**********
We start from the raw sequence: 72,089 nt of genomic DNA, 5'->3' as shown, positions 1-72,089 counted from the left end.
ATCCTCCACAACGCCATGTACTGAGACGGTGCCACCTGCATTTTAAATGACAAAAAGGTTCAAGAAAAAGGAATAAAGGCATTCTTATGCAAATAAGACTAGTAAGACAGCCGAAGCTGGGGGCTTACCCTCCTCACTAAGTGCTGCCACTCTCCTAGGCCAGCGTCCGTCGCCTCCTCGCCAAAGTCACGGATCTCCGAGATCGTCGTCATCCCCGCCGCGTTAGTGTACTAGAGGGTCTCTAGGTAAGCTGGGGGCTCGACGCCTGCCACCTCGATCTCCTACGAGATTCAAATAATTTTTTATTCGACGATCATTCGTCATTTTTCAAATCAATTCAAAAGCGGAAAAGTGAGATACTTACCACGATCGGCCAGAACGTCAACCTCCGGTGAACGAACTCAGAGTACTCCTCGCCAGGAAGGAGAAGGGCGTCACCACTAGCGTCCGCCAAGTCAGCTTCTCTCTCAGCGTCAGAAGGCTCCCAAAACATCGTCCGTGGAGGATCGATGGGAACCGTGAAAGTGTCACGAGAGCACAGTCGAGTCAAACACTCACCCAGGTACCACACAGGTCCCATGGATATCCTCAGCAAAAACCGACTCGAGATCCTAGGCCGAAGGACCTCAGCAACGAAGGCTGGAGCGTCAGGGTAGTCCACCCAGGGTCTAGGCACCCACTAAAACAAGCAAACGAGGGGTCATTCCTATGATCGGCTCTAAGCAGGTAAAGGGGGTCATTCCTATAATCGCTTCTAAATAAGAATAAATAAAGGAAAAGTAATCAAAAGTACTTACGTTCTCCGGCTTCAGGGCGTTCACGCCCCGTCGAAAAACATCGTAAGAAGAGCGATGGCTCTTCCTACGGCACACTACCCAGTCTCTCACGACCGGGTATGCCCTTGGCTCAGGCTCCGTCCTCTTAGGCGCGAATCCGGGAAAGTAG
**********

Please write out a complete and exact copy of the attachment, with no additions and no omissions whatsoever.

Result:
We start from the raw sequence: 72,089 nt of genomic DNA, 5'->3' as shown, positions 1-72,089 counted from the left end.
ATCCTCCACAACGCCATGTACTGAGACGGTGCCACCTGCATTTTAAATGACAAAAAGGTTCAAGAAAAAGGAATAAAGGCATTCTTATGCAAATAAGACTAGTAAGACAGCCGAAGCTGGGGGCTTACCCTCCTCACTAAGTGCTGCCACTCTCCTAGGCCAGCGTCCGTCGCCTCCTCGCCAAAGTCACGGATCTCCGAGATCGTCGTCATCCCCGCCGCGTTAGTGTACTAGAGGGTCTCTAGGTAAGCTGGGGGCTCGACGCCTGCCACCTCGATCTCCTACGAGATTCAAATAATTTTTTATTCGACGATCATTCGTCATTTTTCAAATCAATTCAAAAGCGGAAAAGTGAGATACTTACCACGATCGGCCAGAACGTCAACCTCCGGTGAACGAACTCAGAGTACTCCTCGCCAGGAAGGAGAAGGGCGTCACCACTAGCGTCCGCCAAGTCAGCTTCTCTCTCAGCGTCAGAAGGCTCCCAAAACATCGTCCGTGGAGGATCGATGGGAACCGTGAAAGTGTCACGAGAGCACAGTCGAGTCAAACACTCACCCAGGTACCACACAGGTCCCATGGATATCCTCAGCAAAAACCGACTCGAGATCCTAGGCCGAAGGACCTCAGCAACGAAGGCTGGAGCGTCAGGGTAGTCCACCCAGGGTCTAGGCACCCACTAAAACAAGCAAACGAGGGGTCATTCCTATGATCGGCTCTAAGCAGGTAAAGGGGGTCATTCCTATAATCGCTTCTAAATAAGAATAAATAAAGGAAAAGTAATCAAAAGTACTTACGTTCTCCGGCTTCAGGGCGTTCACGCCCCGTCGAAAAACATCGTAAGAAGAGCGATGGCTCTTCCTACGGCACACTACCCAGTCTCTCACGACCGGGTATGCCCTTGGCTCAGGCTCCGTCCTCTTAGGCGCGAATCCGGGAAAGTAG